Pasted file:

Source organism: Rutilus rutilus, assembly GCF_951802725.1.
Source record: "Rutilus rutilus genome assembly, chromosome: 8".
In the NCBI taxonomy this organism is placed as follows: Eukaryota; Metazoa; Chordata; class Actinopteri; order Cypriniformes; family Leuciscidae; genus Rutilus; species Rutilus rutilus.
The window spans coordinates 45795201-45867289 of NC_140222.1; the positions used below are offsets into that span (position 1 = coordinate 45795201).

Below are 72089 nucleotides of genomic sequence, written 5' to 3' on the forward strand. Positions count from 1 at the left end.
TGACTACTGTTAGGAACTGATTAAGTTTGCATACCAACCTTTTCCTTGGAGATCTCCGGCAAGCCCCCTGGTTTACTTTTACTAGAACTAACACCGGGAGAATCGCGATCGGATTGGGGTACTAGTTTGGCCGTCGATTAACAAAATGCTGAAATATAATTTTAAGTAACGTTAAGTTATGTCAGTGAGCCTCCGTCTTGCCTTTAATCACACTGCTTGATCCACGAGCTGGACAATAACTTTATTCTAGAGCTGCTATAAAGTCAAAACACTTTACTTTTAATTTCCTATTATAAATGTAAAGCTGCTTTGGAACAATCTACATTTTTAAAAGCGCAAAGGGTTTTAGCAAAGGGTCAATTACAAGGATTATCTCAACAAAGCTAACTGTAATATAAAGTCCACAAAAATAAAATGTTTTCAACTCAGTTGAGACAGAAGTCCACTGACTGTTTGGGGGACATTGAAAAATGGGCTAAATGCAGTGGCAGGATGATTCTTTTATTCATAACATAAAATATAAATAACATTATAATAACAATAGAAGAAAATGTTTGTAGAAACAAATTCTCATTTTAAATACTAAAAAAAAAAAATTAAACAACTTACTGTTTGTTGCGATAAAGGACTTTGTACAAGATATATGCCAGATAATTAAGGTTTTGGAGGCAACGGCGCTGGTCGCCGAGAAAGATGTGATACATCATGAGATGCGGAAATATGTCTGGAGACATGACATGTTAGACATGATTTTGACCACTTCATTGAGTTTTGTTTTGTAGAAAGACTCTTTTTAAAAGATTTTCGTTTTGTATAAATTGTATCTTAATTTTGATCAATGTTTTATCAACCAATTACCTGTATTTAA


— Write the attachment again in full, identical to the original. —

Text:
Source organism: Rutilus rutilus, assembly GCF_951802725.1.
Source record: "Rutilus rutilus genome assembly, chromosome: 8".
In the NCBI taxonomy this organism is placed as follows: Eukaryota; Metazoa; Chordata; class Actinopteri; order Cypriniformes; family Leuciscidae; genus Rutilus; species Rutilus rutilus.
The window spans coordinates 45795201-45867289 of NC_140222.1; the positions used below are offsets into that span (position 1 = coordinate 45795201).

Below are 72089 nucleotides of genomic sequence, written 5' to 3' on the forward strand. Positions count from 1 at the left end.
TGACTACTGTTAGGAACTGATTAAGTTTGCATACCAACCTTTTCCTTGGAGATCTCCGGCAAGCCCCCTGGTTTACTTTTACTAGAACTAACACCGGGAGAATCGCGATCGGATTGGGGTACTAGTTTGGCCGTCGATTAACAAAATGCTGAAATATAATTTTAAGTAACGTTAAGTTATGTCAGTGAGCCTCCGTCTTGCCTTTAATCACACTGCTTGATCCACGAGCTGGACAATAACTTTATTCTAGAGCTGCTATAAAGTCAAAACACTTTACTTTTAATTTCCTATTATAAATGTAAAGCTGCTTTGGAACAATCTACATTTTTAAAAGCGCAAAGGGTTTTAGCAAAGGGTCAATTACAAGGATTATCTCAACAAAGCTAACTGTAATATAAAGTCCACAAAAATAAAATGTTTTCAACTCAGTTGAGACAGAAGTCCACTGACTGTTTGGGGGACATTGAAAAATGGGCTAAATGCAGTGGCAGGATGATTCTTTTATTCATAACATAAAATATAAATAACATTATAATAACAATAGAAGAAAATGTTTGTAGAAACAAATTCTCATTTTAAATACTAAAAAAAAAAAATTAAACAACTTACTGTTTGTTGCGATAAAGGACTTTGTACAAGATATATGCCAGATAATTAAGGTTTTGGAGGCAACGGCGCTGGTCGCCGAGAAAGATGTGATACATCATGAGATGCGGAAATATGTCTGGAGACATGACATGTTAGACATGATTTTGACCACTTCATTGAGTTTTGTTTTGTAGAAAGACTCTTTTTAAAAGATTTTCGTTTTGTATAAATTGTATCTTAATTTTGATCAATGTTTTATCAACCAATTACCTGTATTTAA